in the u.n. or the international criminal court. >> we'll see whacomes out. and then john kerry is going to follow up on this. but i suspect that from the way that the wording is coming out there may be a softening of positions on both sides on this in terms of settlement. a restraining settlement activity. >> rose: and palestinian initiatives in the u.n.. >> right. >> rose: okay. the last one is empower secretary of state kerry. >> he hasn't done that yet. he really needs to do it because he's given this speech which has raised expectations sky-high about what the united states is going to do in the peace process. and if he doesn't back kerry up, because kerry is the one that is going to be doing it, kerry won't be able to succeed. >> my guess is knowing secretary kerry and knowing secretary clinton, that secretary kerry will give this because he passionately is interested in this more tension, individually on his own, than secretary clinton. >> he says it that the time, sorry, that the time for middlest envoy is over. >> he is a secretary that is widely prceived as being verylose to th
look at the reform, you will want singapore's ambassador of the u.n. you tried to get india on china vetoes and you tried to take nigeria, the south africans get upset or vice versa. it's never going to happen. >> but you're absolutely right. and that's precisely the problem that for every japan, there's a south kor that says no. all the losers, the mexicos, the pakistans, the south koreas, others actually become winners and they get automatic seat in the security council at every fourth turn. now, that's a remarkable improvement for countries that have to spend millions of dollars to try to get re-elected back to the security council every four years. now, i'm saying, you have a seat. so, it's a win, win, win for the small states, the middle powers and the great powers. that's why i think eventually, not right away, the 777 formula can break the current lock on security council reform. >> great thing about this book, a lot of insight at 30,000 feet and also insight at the ground level because you live through these processes. pleasure to have you on. >> my pleasure. thank you for ha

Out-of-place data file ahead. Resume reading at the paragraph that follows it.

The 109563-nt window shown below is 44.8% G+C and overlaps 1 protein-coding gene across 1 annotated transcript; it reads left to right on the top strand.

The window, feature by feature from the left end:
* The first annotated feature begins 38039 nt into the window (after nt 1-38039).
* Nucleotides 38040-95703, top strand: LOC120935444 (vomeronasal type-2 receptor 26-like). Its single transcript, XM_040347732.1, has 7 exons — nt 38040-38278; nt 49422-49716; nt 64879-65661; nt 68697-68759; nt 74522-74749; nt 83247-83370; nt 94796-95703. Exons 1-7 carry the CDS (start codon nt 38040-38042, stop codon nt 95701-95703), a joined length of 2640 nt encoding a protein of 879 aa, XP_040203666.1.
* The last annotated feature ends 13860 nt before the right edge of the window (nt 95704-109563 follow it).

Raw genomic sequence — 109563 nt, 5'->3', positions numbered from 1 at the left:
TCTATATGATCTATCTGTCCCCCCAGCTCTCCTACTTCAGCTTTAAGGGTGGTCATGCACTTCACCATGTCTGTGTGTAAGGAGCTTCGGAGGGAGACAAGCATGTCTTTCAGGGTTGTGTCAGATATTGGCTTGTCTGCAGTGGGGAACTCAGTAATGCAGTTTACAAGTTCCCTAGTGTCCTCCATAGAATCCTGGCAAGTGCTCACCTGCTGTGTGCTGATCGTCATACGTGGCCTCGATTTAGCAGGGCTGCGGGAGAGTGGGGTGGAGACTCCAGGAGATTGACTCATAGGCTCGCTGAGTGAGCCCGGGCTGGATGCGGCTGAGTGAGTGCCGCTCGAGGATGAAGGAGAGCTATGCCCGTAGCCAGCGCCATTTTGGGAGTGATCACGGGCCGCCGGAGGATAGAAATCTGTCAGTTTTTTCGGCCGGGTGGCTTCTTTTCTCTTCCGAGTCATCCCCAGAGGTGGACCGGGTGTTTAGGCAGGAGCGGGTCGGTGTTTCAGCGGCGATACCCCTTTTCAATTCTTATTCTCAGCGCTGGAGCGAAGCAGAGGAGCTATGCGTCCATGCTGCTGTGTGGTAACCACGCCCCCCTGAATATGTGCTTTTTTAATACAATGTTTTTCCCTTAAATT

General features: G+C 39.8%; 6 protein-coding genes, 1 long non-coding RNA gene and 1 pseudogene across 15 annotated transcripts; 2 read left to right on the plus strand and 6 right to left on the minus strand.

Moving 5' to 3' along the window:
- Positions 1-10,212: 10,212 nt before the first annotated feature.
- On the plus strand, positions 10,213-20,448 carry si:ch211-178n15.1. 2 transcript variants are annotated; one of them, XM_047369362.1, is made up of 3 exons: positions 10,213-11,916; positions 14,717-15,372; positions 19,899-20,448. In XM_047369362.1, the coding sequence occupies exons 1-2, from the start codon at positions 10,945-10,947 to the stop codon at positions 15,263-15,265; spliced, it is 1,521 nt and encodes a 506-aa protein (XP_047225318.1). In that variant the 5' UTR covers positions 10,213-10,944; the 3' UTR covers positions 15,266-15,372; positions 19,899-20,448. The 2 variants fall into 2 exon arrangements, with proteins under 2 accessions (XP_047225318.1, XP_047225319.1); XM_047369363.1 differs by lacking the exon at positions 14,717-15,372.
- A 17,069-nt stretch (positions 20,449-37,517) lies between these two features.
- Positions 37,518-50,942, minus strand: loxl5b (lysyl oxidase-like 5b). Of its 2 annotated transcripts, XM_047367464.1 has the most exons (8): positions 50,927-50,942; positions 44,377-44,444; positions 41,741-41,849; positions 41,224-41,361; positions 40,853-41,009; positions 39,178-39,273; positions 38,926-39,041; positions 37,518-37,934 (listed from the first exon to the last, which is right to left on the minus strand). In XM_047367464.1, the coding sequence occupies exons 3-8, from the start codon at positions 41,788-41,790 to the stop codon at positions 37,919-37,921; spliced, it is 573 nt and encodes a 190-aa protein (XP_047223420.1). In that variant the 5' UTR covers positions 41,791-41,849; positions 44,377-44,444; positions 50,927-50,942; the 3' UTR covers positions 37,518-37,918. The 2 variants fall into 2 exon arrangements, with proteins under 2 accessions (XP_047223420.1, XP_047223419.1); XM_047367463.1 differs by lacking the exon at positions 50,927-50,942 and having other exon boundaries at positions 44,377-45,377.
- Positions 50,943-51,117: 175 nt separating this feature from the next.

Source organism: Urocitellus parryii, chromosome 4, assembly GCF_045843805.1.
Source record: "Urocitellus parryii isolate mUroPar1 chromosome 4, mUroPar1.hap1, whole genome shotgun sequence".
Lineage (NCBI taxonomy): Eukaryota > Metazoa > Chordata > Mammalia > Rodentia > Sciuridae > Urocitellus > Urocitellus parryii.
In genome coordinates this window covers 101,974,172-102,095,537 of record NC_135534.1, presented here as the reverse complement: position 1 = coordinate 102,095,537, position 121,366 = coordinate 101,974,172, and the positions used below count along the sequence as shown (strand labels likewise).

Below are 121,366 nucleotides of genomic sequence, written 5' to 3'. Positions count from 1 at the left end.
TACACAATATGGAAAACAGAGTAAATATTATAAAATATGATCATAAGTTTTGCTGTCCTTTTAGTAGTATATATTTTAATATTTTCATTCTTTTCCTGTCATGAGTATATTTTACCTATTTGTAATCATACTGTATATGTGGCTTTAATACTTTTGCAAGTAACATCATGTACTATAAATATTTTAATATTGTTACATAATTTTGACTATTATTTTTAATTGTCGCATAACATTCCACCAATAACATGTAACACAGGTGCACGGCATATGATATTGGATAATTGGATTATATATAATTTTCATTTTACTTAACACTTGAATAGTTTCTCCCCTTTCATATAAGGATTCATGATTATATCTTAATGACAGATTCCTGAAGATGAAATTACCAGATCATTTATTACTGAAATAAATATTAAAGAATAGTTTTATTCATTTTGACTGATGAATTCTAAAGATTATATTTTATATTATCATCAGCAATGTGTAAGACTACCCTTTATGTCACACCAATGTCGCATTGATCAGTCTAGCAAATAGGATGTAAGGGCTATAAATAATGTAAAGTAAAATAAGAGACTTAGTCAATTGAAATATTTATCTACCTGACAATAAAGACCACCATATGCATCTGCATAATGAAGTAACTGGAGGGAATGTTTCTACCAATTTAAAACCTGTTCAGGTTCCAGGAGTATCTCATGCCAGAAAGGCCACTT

resolution that gets voted on at the u.n. as we are flying back from the region, back to the u.s. on that trip that you, that we were discussing. we went to paris, we went to paris, egypt and then tunis. and it's in the course of those four days that that decision is made. so the conversation was very much, you know, the french are going to go ahead. we can let them do whatever they want, or we can actually try to shape this into something that is going to deliver people. >> host: i think my favorite chapter in the book is the trip to burma, perhaps because it's might be the most, i think, historical. >> guest: yes. i love that chapter. >> host: and just talk about what made that trip so unique. obviously, not very many people are traveling to burma at least from the united states at that time. >> guest: more and more, but certainly at the time it was very, very novel. you know, it was a very special moment, and it goes back to, um, when you look at the big picture of what, you know, my book will do for readers, this is a book that is several things. it is, you know, my persona